As I have watched the evolution of remote teaching modes from radio to television to videotape to web-based MOOCs, I have remained convinced of the importance carried by the personal connection between teacher and student. It fosters dedication to difficult tasks, pride in success, and trust built on integrity.
At the first class of the semester I have the students fill out 5X7 cards with information to bridge the gap between us: name (including what they prefer to be called), hometown and high school, and major or academic interest. Then I ask them to include two final items I find to be particularly useful. The first is something specific about them individually, such as an interesting vacation taken, musical training they may have, unusual work or hobbies that they do, and likes or dislikes. The second is the name of a teacher, preferably in high school, who had a very positive impact on them during their precollege years, someone they would like to thank. By keeping the stack of cards handy during the semester, I have a ready resource to develop common bonds with the members of the class.
Perhaps the most important step is to learn the names of the students as soon as possible, so one should not not miss an opportunity to do so: a visit during office hours, a conversation after class, or in the process of returning homework papers. Some years ago I would require that the students turn in their test papers directly to me, even in a large class. This allowed me to learn 15-20 new names on each test day. Fortunately the miracle of technology has made it possible for me to get a photo roster of those enrolled even before the semester has begun. It takes only a little bit of time and effort to learn many names, and this tangible, often surprising gesture translates to a lasting link with each student.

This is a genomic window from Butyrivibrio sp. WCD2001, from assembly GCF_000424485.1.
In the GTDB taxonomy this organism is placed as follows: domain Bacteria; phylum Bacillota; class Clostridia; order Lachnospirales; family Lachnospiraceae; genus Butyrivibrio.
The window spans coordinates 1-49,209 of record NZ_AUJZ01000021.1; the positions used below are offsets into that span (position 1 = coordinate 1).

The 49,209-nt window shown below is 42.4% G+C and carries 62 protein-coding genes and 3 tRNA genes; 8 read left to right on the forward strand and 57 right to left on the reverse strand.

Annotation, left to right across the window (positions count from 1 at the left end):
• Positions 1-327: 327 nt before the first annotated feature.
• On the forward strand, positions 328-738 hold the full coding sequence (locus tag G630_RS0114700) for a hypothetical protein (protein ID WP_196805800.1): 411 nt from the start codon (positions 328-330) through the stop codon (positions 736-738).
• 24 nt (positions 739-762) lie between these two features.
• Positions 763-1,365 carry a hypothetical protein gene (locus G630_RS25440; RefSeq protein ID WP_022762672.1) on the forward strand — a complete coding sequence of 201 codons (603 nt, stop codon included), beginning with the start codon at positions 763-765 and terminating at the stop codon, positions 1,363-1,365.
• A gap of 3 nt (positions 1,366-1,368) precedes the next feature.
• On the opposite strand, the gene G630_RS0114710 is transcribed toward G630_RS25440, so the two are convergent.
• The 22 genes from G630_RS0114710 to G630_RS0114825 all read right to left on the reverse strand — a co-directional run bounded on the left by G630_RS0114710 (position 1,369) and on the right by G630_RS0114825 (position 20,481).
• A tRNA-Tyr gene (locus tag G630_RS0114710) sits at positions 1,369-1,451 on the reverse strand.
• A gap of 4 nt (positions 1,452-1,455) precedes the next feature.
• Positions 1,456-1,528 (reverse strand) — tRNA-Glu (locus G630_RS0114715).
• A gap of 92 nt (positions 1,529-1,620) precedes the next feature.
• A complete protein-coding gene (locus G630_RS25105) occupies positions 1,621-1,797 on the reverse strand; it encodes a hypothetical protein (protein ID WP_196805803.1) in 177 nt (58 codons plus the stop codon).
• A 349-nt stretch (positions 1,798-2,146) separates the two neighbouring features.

“One of the most important elements of teaching is making connections. Connections can be made between the instructor and students, between the students and the course content, and between the students themselves. Connections make learning meaningful.
James Vick provides several strategies for making connections in a traditional classroom, and efforts can be made to do the same in online courses. Making connections between the instructor and students might include sending each student an individual message toward the start of the semester and using student names when providing feedback. Faculty can help students make connections with their classmates by offering whole class discussion boards along with small group live discussion sessions. Using social media with traditional or online classes also enables students to make connections with their instructor, classmates, and the content. Introductory videos, comments on readings, status reports on projects, and notifications about events are just a few assignments that strengthen connections to the course.
Many students do not expect to feel connected in online classes. Planning a few strategies to develop connections can make learning in the class a more memorable and enjoyable experience for everyone.”